On Bipeds & Brutes

National Museum of Animals & Society Blog

Margaret Cavendish’s “The Hunting of the Hare”

Here at the Museum, we’re interested both in how animals have changed our human society, as well as the effect humans have had on animal society. Today, our newest education intern Karly Abreu offers us a look at Margaret Cavendish (1623-1673), a poet and early advocate for animal welfare.

Margaret Cavendish. Image via Wikipedia.

Margaret Cavendish. Image via Wikipedia.

In her day, Margaret Cavendish was an unusual woman. She was a member of the English aristocracy, known popularly as the Duchess of Newcastle-upon-Tyne. She was an accomplished writer in a variety of genres, being a pioneer of science fiction but also well known for prolific philosophy and poetry. Highly logical, she was also a scientist. She was, most notably, one of the earliest supporters of animal welfare.

During Cavendish’s lifetime, the late 1600s and early 1700s, animal welfare was considered a trivial subject. English society generally agreed upon the idea that man had dominion over beast, and left it at that. Cavendish, as a scientific mind, believed that animals had intelligence and wisdom that was beyond the human ability. She rejected the idea that God’s gift of the soul was only given to man.

While her ideas on animal nobility are prevalent in her 1666 novel The Blazing World, which features a world of human-animal hybrids, her ideas are most on display in her compelling poem “The Hunting of the Hare.”

Published in 1653, this poem is told from the point of view of a hare named Wat, and describes in detail the horror and helplessness Wat feels while being hunted. The poem both humanizes the hare by giving him palpable emotions and an identifiable name, and dehumanizes those hunting him by making them seem foreign and dangerous. In this way the poem builds much sympathy for the hare, and ends with an admonishment to consider God’s gift of animal life and the needless waste in sport hunting. It ends with a damning line that accuses men of a God complex and the sin of Pride:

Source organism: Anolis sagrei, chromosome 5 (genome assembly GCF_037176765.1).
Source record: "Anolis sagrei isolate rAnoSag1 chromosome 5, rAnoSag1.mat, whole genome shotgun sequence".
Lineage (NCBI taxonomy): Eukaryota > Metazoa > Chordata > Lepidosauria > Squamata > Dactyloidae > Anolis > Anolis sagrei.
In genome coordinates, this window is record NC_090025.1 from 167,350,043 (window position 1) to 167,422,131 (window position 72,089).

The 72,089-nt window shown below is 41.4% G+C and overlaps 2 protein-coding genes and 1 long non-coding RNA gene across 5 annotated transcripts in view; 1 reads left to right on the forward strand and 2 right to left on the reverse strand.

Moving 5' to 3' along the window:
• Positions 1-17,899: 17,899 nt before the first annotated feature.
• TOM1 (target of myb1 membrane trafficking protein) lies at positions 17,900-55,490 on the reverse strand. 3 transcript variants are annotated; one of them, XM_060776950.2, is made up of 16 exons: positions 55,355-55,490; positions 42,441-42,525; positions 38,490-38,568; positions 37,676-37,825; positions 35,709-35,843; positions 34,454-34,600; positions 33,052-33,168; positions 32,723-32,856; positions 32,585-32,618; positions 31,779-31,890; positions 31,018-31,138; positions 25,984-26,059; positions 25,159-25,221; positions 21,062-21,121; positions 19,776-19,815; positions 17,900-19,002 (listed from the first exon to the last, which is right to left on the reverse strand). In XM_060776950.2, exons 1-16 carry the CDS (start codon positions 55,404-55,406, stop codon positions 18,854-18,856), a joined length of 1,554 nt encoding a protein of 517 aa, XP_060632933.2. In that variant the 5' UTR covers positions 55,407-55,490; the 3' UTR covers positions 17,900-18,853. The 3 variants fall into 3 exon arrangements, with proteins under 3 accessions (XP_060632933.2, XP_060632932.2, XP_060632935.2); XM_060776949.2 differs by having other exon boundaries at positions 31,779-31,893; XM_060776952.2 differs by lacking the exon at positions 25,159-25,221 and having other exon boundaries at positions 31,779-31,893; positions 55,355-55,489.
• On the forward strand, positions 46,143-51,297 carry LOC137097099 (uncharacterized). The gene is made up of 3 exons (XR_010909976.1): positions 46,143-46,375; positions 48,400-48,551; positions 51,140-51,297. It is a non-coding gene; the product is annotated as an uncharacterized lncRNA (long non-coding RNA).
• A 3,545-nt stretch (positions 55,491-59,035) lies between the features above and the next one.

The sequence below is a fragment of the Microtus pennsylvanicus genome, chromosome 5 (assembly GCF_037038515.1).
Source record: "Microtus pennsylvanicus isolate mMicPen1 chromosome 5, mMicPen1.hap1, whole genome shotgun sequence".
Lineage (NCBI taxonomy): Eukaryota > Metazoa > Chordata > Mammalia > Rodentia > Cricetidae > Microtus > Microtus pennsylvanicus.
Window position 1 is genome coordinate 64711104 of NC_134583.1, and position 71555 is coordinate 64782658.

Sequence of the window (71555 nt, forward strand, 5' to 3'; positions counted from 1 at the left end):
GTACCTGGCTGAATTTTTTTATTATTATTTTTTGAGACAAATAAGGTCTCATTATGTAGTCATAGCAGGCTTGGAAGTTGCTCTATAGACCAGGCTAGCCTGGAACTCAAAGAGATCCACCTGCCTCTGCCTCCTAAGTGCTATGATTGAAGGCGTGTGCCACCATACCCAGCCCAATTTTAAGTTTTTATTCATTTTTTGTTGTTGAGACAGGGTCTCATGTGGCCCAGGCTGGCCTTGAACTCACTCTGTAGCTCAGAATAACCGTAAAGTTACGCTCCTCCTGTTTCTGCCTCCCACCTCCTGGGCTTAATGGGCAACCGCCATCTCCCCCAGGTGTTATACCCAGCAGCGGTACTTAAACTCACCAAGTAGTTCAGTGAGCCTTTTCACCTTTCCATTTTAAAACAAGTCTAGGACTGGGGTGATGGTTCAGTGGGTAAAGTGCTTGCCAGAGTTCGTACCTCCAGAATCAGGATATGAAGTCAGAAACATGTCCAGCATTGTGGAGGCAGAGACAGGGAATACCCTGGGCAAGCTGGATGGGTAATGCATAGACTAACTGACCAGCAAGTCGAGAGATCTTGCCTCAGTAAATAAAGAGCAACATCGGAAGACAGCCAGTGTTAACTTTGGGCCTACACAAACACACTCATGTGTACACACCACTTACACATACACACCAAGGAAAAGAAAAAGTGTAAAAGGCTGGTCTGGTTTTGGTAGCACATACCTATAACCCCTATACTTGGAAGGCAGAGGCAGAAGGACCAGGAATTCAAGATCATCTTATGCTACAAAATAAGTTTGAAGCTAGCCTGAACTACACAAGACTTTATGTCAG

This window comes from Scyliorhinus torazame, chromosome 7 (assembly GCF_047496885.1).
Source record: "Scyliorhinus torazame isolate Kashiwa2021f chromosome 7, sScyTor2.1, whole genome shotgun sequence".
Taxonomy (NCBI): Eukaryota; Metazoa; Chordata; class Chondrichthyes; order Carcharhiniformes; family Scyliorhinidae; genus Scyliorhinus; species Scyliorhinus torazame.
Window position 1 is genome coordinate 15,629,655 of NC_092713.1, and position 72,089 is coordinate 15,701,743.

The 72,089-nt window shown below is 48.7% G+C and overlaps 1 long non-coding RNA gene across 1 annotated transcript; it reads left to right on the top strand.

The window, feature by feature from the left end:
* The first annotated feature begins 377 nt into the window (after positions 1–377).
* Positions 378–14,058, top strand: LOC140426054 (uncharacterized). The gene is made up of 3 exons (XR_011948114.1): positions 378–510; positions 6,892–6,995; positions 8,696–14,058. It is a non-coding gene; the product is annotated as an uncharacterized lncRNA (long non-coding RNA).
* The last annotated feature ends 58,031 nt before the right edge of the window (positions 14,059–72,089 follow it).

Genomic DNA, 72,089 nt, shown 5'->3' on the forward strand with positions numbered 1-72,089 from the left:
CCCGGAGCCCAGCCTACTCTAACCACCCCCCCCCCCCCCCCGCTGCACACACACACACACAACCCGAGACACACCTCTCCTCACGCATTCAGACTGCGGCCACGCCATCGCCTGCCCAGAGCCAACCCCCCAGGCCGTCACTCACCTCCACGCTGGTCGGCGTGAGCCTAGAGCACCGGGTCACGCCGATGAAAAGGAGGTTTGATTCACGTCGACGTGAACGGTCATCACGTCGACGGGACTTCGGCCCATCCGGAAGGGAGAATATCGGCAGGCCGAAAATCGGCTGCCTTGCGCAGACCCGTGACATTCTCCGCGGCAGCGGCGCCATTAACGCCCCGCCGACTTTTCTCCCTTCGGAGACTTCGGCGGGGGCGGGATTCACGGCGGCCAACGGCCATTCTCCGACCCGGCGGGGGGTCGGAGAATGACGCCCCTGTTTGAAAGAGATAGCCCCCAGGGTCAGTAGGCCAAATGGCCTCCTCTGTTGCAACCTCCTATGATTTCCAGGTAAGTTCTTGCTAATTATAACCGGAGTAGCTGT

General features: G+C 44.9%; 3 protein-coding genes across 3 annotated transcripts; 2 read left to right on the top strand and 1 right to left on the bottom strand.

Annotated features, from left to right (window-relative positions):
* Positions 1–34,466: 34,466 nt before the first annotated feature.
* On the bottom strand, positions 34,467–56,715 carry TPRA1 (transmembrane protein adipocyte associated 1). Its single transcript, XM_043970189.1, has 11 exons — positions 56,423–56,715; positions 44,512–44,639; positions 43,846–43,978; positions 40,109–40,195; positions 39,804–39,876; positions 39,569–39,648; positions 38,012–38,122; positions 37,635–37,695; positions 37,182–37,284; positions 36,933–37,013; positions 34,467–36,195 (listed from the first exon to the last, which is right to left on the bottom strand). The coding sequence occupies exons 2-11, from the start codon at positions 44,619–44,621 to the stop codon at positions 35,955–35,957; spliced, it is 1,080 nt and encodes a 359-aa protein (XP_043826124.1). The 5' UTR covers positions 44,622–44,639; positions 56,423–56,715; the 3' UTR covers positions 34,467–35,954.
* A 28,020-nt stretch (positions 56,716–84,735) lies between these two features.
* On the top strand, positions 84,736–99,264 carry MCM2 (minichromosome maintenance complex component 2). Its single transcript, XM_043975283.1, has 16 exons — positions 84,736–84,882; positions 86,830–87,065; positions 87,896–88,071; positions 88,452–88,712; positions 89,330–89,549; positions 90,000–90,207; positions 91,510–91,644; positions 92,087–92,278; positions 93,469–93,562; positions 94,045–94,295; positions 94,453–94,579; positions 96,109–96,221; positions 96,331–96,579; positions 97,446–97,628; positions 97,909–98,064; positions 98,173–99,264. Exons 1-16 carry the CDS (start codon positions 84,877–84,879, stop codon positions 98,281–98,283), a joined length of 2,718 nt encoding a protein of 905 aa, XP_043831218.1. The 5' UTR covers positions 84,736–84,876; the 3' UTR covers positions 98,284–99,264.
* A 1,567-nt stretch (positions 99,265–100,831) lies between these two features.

[Man is] so Proud, that he only thinks to Live, / That God a God-like Nature him did give, / And that all Creatures for his Sake alone / Were made, for him to Tyrannize upon.

The poem was shocking at the time both for villainizing a common aristocratic sport and for calling attention to the livelihood of animals. This is a trend which Cavendish would carry through most of her writing, as in her similar poems “The Hunting of the Stag” and “Dialogue with an Oake,” as she continually criticized the faults of man against the nobility of nature. Perhaps too aristocratic to be considered merely an eccentric, Cavendish made waves in her social circles. Her connections and unique opinions even allowed her an audience with the Royal Society, a social circle known for their scientific experiments, many of which were done on animals.

While Cavendish did not change the laws, she was noble and respected enough to garner attention in her society and gain an audience with those most responsible for influencing said laws. In a time and place where neither women nor animals were taken very seriously, Margaret Cavendish accomplished much.


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